Examples of embodiment of the invention are described in more detail below with reference to the drawings.
FIG. 1 shows a general view in perspective of a bottle inspecting machine which is provided with a first form of embodiment of the inspection device according to the invention,
FIG. 2 shows the inspection plane of the bottle inspecting machine according to FIG. 1, in plan view,
FIG. 3 shows, as a detail, illustrated in perspective, the inspection device according to FIG. 1,
FIG. 4 shows as a detail in plan view, the inspection device according to FIG. 1,
FIG. 5 shows a view of the camera with associated mirrors in the direction of an arrow V in FIG. 4, and
FIG. 6 shows, in a view as in FIG. 3, a second form of embodiment of the inspection device according to the invention.
The invention is described below with reference to the example of the inspection of transparent bottles 18 (FIGS. 1 to 5) and of less transparent or non-transparent bottles (FIG. 6), and using a group of four mirrors, the apparatus being intended to be used for the inspection of the mouth region of the bottles, provided with a screw thread. Instead of this, the apparatus could also be used for the inspection of other regions of bottles or other more or less transparent bodies of all kinds, such as hollow glassware, hollow bodies of PET, tin cans etc.
FIG. 1 shows a general view of a bottle inspection machine which comprises an inspection device designated as a whole by 10 for the mouth region of the bottles provided with a thread. Provided behind the two rotary tables illustrated at the front in FIG. 1 is a third rotary table 12 which is associated with the inspection device 10. The inspection device 10 consists of an inspection unit 14 and an illumination device 16 with a housing 17 (which has been omitted in FIGS. 2 and 4 for the sake of clarity).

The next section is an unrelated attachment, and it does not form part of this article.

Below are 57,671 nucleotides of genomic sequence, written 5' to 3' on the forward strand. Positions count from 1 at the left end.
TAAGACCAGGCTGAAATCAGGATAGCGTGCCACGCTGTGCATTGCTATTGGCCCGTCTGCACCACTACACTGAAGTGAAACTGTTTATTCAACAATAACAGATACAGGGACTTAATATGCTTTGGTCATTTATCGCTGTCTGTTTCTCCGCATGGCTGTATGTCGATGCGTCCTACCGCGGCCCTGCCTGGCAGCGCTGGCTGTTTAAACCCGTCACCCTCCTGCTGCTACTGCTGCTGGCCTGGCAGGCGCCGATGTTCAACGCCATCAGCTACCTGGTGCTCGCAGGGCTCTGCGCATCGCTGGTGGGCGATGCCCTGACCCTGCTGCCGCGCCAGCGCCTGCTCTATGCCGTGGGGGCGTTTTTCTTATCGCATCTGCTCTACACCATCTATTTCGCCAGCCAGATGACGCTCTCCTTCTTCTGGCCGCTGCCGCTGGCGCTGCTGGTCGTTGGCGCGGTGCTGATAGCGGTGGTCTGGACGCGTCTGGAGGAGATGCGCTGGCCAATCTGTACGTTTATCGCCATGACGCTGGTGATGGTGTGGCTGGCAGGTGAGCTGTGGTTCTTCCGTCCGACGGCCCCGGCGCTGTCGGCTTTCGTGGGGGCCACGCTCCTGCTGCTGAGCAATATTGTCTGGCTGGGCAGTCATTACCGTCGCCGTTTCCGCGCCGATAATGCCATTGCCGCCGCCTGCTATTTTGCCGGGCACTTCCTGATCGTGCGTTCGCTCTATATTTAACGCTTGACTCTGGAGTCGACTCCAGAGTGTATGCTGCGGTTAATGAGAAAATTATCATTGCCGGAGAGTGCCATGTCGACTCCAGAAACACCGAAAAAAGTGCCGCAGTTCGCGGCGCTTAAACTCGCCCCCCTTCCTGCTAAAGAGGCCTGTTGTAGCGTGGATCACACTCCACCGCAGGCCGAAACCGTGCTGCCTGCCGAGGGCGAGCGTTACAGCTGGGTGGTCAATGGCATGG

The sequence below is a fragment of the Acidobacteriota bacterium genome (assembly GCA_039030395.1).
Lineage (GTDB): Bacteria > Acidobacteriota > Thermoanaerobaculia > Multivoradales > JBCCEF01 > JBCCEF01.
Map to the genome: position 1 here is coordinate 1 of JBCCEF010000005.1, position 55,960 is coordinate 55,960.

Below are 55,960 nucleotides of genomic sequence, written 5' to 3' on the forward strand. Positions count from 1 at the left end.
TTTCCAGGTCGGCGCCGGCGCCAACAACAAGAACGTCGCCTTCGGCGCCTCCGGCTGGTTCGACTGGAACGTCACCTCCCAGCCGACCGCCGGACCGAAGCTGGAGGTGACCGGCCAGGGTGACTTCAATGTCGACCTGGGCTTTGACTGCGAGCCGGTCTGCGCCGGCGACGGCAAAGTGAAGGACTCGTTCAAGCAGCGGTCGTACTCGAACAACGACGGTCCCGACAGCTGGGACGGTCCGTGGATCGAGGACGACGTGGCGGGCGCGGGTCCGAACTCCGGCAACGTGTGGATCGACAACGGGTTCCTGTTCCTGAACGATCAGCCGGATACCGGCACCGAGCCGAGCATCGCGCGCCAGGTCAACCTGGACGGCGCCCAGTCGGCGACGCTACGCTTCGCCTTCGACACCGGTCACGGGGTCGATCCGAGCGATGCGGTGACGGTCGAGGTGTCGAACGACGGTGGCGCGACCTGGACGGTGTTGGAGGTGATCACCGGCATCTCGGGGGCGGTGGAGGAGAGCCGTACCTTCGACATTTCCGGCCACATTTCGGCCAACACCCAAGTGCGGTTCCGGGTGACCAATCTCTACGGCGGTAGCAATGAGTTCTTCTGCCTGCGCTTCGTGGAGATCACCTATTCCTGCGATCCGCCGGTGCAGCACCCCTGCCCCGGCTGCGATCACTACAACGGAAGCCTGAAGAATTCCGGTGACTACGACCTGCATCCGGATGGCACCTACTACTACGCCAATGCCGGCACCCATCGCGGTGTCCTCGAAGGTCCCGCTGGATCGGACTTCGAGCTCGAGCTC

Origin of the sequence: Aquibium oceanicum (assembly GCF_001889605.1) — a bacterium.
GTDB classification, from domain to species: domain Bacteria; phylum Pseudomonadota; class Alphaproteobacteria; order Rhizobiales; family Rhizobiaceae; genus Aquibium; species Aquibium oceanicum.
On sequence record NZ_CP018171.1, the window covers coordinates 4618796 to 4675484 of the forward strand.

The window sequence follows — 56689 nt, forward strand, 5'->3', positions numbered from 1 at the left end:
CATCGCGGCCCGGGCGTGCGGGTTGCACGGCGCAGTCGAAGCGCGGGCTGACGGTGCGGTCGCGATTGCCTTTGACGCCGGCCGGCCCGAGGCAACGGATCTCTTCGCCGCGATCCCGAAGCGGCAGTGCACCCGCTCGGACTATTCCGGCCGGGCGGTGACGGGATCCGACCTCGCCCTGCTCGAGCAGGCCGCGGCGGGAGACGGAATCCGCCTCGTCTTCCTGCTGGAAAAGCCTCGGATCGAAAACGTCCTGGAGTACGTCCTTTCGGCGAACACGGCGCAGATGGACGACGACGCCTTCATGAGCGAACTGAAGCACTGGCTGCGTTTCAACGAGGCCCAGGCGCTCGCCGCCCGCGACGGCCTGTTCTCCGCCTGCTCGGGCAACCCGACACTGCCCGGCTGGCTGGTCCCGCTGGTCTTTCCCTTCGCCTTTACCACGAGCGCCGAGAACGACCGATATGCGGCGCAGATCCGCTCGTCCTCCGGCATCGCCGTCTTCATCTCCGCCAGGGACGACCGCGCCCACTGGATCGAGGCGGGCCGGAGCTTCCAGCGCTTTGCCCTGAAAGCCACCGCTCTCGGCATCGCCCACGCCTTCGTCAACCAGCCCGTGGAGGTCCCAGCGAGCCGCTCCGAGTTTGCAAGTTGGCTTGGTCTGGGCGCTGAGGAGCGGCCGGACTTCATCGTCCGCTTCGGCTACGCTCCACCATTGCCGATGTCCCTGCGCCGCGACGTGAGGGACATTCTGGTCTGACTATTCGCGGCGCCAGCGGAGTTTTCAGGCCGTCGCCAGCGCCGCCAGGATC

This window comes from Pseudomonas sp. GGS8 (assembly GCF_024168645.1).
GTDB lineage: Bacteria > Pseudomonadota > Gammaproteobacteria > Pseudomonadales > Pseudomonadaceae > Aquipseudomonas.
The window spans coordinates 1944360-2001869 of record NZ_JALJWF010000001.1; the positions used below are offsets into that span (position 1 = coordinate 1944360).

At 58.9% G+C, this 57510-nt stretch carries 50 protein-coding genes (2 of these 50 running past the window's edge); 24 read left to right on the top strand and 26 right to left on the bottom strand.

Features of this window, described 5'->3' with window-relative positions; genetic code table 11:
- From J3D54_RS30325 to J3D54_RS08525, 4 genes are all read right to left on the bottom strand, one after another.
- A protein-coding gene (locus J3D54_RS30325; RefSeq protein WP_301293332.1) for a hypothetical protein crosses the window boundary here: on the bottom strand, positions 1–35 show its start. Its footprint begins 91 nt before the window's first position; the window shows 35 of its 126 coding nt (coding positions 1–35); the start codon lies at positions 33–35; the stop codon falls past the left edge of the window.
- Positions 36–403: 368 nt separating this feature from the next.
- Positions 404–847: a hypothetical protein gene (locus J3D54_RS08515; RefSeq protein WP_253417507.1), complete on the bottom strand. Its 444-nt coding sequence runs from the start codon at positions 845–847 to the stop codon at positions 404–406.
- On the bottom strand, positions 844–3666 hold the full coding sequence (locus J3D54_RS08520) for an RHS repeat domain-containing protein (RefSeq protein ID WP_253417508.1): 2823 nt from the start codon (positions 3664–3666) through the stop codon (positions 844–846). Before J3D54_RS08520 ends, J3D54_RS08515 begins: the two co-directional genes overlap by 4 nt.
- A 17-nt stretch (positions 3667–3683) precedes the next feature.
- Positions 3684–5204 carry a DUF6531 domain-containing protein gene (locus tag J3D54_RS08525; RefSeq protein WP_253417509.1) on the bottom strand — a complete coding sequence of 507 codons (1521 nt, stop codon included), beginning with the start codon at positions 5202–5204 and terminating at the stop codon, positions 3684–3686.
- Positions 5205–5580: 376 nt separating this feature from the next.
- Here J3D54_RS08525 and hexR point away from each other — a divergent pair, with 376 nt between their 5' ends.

According to FIG. 2, bottles 18 to be inspected are feed by means of a worm screw spindle to the front rotary table illustrated on the left which delivers the bottles 18 to the third rotary table 12 which is constructed in the form of a turntable and which in turn delivers the bottle 18, after the inspection, to the front rotary table which is illustrated on the right and from which they are removed by a further worm screw spindle. The conveying direction is indicated by black arrows in each case in FIG. 2. The rotary table 12 moves the bottles 18 over a circular path through an inspection region 20. In the course of this, the bottles 18 are rotated about their axis of symmetry, that is to say about their longitudinal axis which is parallel to the axis 22 of the circular path, that is to say to the centre axis of the rotary table 12. A driving belt 24, which is illustrated only in FIG. 3, serves to rotate the bottles 18 about their longitudinal axis.
In the example of embodiment illustrated in FIGS. 1 to 5, the illumination device 16, which is arranged outside the circular path at the side thereof remote from the inspection unit 14, comprises the housing 17 which has a slit at the front which is covered with a plate 26 of heat-resistant glass. The plate 26 is sand-blasted so that it is diffusely transparent and it receives light from a scattered light source 28. The illumination device 16 thus effects a homogeneous illumination of the bottles 18 in the whole inspection region 20.
According to the illustration in FIGS. 2 to 5, the inspection unit 14 includes a scanning camera 30 and a group 34 of fixed, plane mirrors 34a-34d which are arranged in the path of light rays 32 between the inspection region 20 and a photoelectric transducer, not illustrated, of the camera. The mirrors 34a-34d are arranged in a horizontal row extending transversely to the axis 22 of the circular path and are offset laterally in relation to one another, that is to say they form an angle W (FIG. 3) with one another in the horizontal plane. The unillustrated photoelectric transducer of the camera is for example a linear CCD detector. A deflecting mirror 36 is provided between the group 34 of mirrors and the camera 30 in the inspection unit 14. The camera 30, the mirror 36 and the group 34 of mirrors are jointly secured to a plate 38 which is adjustable in height by means of a handwheel 40 in a manner which can be seen in FIG. 5. The inspection device 14 has, at the entry side of the path of light rays 32, a window with an admission pane 42, the height of which is adapted to the range of adjustment in height of the plane 38. The inspection unit 14 is secured to the frame of the bottle inspecting machine by means of a bracket 44.